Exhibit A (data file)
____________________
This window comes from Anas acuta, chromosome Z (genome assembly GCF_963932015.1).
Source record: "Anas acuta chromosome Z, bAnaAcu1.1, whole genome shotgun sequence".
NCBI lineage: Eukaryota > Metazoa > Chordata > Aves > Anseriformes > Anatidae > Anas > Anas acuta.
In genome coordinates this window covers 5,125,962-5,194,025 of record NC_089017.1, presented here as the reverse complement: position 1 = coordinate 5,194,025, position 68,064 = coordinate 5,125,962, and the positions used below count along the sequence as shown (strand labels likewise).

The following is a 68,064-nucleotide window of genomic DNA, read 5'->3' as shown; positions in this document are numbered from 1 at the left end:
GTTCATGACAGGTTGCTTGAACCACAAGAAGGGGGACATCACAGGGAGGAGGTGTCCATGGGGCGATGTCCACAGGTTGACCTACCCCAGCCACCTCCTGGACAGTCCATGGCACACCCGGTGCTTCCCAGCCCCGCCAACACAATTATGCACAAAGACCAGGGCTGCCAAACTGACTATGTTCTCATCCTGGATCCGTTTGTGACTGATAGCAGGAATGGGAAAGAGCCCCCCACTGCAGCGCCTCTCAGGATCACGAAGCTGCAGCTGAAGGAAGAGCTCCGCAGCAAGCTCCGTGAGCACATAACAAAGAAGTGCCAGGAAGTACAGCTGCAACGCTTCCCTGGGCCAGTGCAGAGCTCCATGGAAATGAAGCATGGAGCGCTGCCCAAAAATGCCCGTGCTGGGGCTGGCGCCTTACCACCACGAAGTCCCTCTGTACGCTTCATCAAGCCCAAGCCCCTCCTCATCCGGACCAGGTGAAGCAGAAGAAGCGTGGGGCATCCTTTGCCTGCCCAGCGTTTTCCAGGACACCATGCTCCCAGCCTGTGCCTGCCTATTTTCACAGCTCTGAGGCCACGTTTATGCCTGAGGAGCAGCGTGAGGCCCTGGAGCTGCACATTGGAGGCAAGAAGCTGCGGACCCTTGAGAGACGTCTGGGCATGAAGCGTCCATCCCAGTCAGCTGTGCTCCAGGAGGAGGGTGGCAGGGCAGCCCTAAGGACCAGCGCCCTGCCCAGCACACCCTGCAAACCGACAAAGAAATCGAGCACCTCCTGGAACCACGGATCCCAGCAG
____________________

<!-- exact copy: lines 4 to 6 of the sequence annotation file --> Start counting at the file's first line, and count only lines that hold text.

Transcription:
In genome coordinates this window covers 5,125,962-5,194,025 of record NC_089017.1, presented here as the reverse complement: position 1 = coordinate 5,194,025, position 68,064 = coordinate 5,125,962, and the positions used below count along the sequence as shown (strand labels likewise).

The following is a 68,064-nucleotide window of genomic DNA, read 5'->3' as shown; positions in this document are numbered from 1 at the left end:
GTTCATGACAGGTTGCTTGAACCACAAGAAGGGGGACATCACAGGGAGGAGGTGTCCATGGGGCGATGTCCACAGGTTGACCTACCCCAGCCACCTCCTGGACAGTCCATGGCACACCCGGTGCTTCCCAGCCCCGCCAACACAATTATGCACAAAGACCAGGGCTGCCAAACTGACTATGTTCTCATCCTGGATCCGTTTGTGACTGATAGCAGGAATGGGAAAGAGCCCCCCACTGCAGCGCCTCTCAGGATCACGAAGCTGCAGCTGAAGGAAGAGCTCCGCAGCAAGCTCCGTGAGCACATAACAAAGAAGTGCCAGGAAGTACAGCTGCAACGCTTCCCTGGGCCAGTGCAGAGCTCCATGGAAATGAAGCATGGAGCGCTGCCCAAAAATGCCCGTGCTGGGGCTGGCGCCTTACCACCACGAAGTCCCTCTGTACGCTTCATCAAGCCCAAGCCCCTCCTCATCCGGACCAGGTGAAGCAGAAGAAGCGTGGGGCATCCTTTGCCTGCCCAGCGTTTTCCAGGACACCATGCTCCCAGCCTGTGCCTGCCTATTTTCACAGCTCTGAGGCCACGTTTATGCCTGAGGAGCAGCGTGAGGCCCTGGAGCTGCACATTGGAGGCAAGAAGCTGCGGACCCTTGAGAGACGTCTGGGCATGAAGCGTCCATCCCAGTCAGCTGTGCTCCAGGAGGAGGGTGGCAGGGCAGCCCTAAGGACCAGCGCCCTGCCCAGCACACCCTGCAAACCGACAAAGAAATCGAGCACCTCCTGGAACCACGGATCCCAGCAG